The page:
essential trace mineral. Along with these prevalent dietary

factors, stress and excitotoxin exposure, which raise cortisol and

other stress hormones, influence our physiological requirement

for a variety of water-soluble nutrients (e.g. magnesium, zinc,

B-vitamins), including lithium”

Timothy M. Marshall, Ph.D.Journal of American Physicians and Surgeons 

Mlyniec et al. write that the deficiency of essential elements can lead to the development of depressive and/or anxiogenic behavior, and that supplementation can enhance therapeutic effect of antidepressants and anxiolytics. To lithium and magnesium they add zinc, iron, calcium, and chromium.

Lithium is a simple salt and is similar to table salt. Salt consumption can cause fluctuations in serum lithium levels. While taking lithium, do not make sudden changes to your salt intake. A sudden decrease in sodium intake may result in higher serum lithium levels, while a sudden increase in sodium might prompt your lithium levels to fall. Discuss any changes to sodium intake with your doctor prior to making them.

Caffeine might interact with serum lithium levels. You should maintain your caffeine levels at approximately the same level, as sudden changes in caffeine intake might cause a fluctuation in lithium levels. A drop in caffeine levels might lead to a corresponding increase in lithium levels. Conversely, a sudden increase in caffeine consumption may decrease your lithium levels.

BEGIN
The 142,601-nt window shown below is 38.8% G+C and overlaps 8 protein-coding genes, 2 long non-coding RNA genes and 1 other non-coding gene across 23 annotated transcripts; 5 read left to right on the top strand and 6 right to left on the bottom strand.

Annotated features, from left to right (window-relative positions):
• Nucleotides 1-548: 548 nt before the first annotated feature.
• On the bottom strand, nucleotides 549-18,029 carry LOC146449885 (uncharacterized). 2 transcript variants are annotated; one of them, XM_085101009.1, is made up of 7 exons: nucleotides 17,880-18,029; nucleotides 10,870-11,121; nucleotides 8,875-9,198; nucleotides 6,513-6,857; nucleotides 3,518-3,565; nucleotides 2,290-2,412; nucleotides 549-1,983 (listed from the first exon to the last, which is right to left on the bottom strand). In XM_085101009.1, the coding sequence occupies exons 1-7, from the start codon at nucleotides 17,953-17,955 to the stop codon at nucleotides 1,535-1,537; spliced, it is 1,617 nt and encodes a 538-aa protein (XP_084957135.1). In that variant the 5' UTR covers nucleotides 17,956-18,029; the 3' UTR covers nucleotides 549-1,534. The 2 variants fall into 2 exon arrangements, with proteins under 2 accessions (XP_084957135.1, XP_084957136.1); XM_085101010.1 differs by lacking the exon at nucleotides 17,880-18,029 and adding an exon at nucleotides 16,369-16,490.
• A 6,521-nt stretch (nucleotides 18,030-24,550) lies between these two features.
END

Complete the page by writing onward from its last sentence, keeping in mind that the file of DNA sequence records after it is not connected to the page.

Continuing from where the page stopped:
Dietary Sources of Lithium Foods

Traditionally regarded as “neurotonics,” defined as having a nourishing effect on the brain and nervous system, such as cacao, oats, seafood, seaweed, goji berries, various fruits and vegetables (depending on the soil in which they’re grown), and egg yolks are significant sources of lithium, along with other trace minerals such as iron, copper, and manganese, which are known to co-migrate along with lithium from the soil to the plant.

Safety of Lithium.

Kling and Pollack found that lithium orotate was three times more effective at raising brain concentrations of the mineral than lithium carbonate. Based on the data, the authors concluded that lower doses of lithium orotate may achieve therapeutic brain lithium concentrations and relatively stable serum concentrations.

The safety of low-dose lithium is comparable to low dose forms of other nutrients such as zinc. In fact, lithium has a much wider therapeutic and biologically compatible (nontoxic) window than zinc. 

‘Starting with a dose at Schrauzer’s provisional RDA of 1 mg for lithium with nutritional doses up to 20 mg (representing a 20-fold difference in the “low dose supplemental range” employed by functional medicine practitioners for many years now) is very safe with a very low incidence of side effects.’

Lithium and potassium are in a delicate balancing act in the human body. Both are trace elements which perform necessary functions in the body. Elevated Lithium can cause potassium levels to decline , resulting in problems such as hypokalemia (potassium deficiency). Symptoms are weakness and an impairment of cellular functions. This is why it is important to consult your physician if considering supplementing with Lithium.